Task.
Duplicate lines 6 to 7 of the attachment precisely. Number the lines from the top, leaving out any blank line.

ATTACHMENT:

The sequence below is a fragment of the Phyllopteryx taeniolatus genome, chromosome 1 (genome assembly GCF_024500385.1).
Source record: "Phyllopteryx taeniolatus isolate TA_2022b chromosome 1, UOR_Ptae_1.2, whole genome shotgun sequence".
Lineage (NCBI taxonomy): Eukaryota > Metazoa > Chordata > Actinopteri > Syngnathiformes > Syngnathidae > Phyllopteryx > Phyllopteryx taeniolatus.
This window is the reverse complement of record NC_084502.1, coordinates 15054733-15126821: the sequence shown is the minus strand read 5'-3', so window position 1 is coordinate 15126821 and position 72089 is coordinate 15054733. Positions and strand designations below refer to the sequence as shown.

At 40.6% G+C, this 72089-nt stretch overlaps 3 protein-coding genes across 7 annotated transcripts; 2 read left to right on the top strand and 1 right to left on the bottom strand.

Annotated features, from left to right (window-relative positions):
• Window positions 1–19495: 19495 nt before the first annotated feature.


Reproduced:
Annotated features, from left to right (window-relative positions):
• Window positions 1–19495: 19495 nt before the first annotated feature.